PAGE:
Saturday, October 12, 2013

The ABCs of Death (2012)

I love a good concept piece, and The ABCs of Death is nothing if not ambitious. It's also got a fantastically creepy intro featuring letter blocks (the kind you give babies to play with) and torrents of gushing blood. The idea is that 26 directors were given a letter of the alphabet, and asked to come up with a word that begins with that letter, then direct a short piece based on that word that touches on the theme of death. Because each director has only a few minutes to tell their story, these segments pretty much cut out most of the filler and get right to the point. There is some virtue in being succinct. Unfortunately, there is also an absence of depth, and the temptation to go for easy shock appeal. Couple that with the fact that the directors were given complete creative control, with no limitations on content, and instead of intelligent ruminations that push the boundaries of good taste, what you have is a series of shorts of wildly varying quality that, taken as a whole, were much more successful at causing me to lose my appetite than marvel at the imagination and the skills of the directors on offer.

The exceptional pieces are rare, but do warrant mentioning. Take Dogfight, for example, which has a brilliantly choreographed boxing match between a man and a dog - an actual dog. It sounds ridiculous - and it is - but it looks and feels fantastic when you watch it. Then there is XXL, which is pretty straightforward, but takes a brutal look at the effects of the psychological abuse frequently levied against the overweight. And Quack, which is a refreshingly lucid piece wherein the director brings the audience behind the fourth wall, and utilizes some morbid humor. There are other pieces that contain promising elements, like the revelation in Apocalypse, the bedtime story framework of Bigfoot, the drug abuse metaphor in Speed, the first person perspective of a hunted vampire in Unearthed, or the epic sci-fi premise of Vagitus. And while most of these pieces are pretty direct, some of them are more subtle, like Gravity, which initially flew over my head.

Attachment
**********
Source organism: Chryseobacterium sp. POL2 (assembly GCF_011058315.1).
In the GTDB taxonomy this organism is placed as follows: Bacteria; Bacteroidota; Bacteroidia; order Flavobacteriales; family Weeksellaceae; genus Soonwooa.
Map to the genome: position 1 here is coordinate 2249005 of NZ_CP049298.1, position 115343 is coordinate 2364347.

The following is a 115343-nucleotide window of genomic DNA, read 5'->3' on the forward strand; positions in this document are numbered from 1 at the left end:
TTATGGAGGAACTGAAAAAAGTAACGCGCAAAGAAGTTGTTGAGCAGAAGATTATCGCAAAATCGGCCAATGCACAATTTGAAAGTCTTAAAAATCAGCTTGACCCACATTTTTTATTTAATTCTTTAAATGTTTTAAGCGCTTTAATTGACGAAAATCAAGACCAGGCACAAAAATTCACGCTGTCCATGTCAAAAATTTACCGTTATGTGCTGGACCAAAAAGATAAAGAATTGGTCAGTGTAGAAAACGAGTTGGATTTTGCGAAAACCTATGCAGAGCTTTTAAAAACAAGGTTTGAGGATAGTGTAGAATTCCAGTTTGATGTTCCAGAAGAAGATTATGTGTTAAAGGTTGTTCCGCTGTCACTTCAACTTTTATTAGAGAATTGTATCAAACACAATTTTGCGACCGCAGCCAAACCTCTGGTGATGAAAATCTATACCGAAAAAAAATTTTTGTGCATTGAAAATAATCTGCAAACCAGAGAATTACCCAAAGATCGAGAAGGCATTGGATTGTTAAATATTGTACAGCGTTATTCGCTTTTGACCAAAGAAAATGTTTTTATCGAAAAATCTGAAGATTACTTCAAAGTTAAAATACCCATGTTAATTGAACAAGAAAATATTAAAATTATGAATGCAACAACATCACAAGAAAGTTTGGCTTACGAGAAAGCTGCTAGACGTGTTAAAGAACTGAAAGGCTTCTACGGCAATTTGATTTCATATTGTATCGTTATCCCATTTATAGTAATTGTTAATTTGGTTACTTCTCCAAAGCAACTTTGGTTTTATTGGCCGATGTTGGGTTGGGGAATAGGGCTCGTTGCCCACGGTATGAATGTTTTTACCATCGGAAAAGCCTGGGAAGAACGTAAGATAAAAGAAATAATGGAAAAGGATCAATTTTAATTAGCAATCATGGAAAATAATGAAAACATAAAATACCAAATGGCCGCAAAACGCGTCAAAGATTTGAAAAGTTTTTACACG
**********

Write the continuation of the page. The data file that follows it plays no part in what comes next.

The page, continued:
Unfortunately, though, too many of these segments rely on gross-out - like Miscarriage, which was done in really poor taste, and Fart, an inexplicable fart fetishist's fantasy. In fact, a disturbing percentage of segments rely on toilet horror (the claymation toilet monster in Toilet is awesome, but is the sole exception to the rule), which I'm not even sure has that firm a connection to the subject of death. The sexuality did not bother me whatsoever - although the disjointed piece Orgasm left me cold, and while I appreciated the frank depictions of anatomy in Zetsumetsu, it (in the classic tradition of Japanese commercials) didn't make any sense at all. Libido was an interesting piece that conjectured an underground ring of masturbatory death races to increasingly disturbing stimuli. Unlike some others, it was not the taboo subjects (like crushing, and pedophilia) that disturbed me (both topics were directly implied, but not depicted explicitly) - on the contrary, I respect a directors' courage to confront taboos - but rather the sheer (and unrelenting) lack of restraint in depicting gore. I can appreciate a good gore effect in a horror movie, but when it's thrown at you again and again, you start envisioning people as sacks of bloody meat and flesh, and frankly, it turns my stomach.

As for the rest of the segments, if not overindulging in gore, they can often be found approaching the level of absurdity. WTF! does so with full intention, as does the aforementioned Zetsumetsu. And while some of these pieces take their subject seriously (Ingrown, though it left me confused, was very stark), many appeal to humor (and not frequently successfully) - like Jidai-geki, which may have been a parody of samurai films, and attempted to make light of Japanese ritual suicide. The talking parrot in Nuptials may have been good for a quick chuckle, but the piece hardly demonstrates a master horror director at work. And I honestly don't know what was going on in Hydro-Electric Diffusion, except that it involved Nazi furries. Yes, Nazi furries.

The ABCs of Death was a pretty clever idea, and I can't say I really find any fault with the format, but I'm less than totally impressed with a lot of what these 26 directors came up with. There's just simply too much emphasis on gore and gross-out (and toilet horror), that leaves me feeling quite queasy. I'm not even sure it's worth sitting through for the good bits, although if you have a strong constitution, absurdist aesthetic, and/or broad sense of humor, you might want to give it the ol' college try. But the ending credits threaten a sequel in the works, and, frankly, I'm not sure I'll watch it.


  1. Hmm interesting. I heard bad things about this so I didn't watch it, good to see a proper review of it now.

    In a similar vein I definitely recommend V/H/S 2. I found it just as good as the first. It's best features aren't as good as the best two in V/H/S, but all five of V/H/S 2's stories are good, whereas I really wasn't impressed with the middle 3 in V/H/S.

  2. That's good to hear. I'm looking forward to seeing V/H/S 2.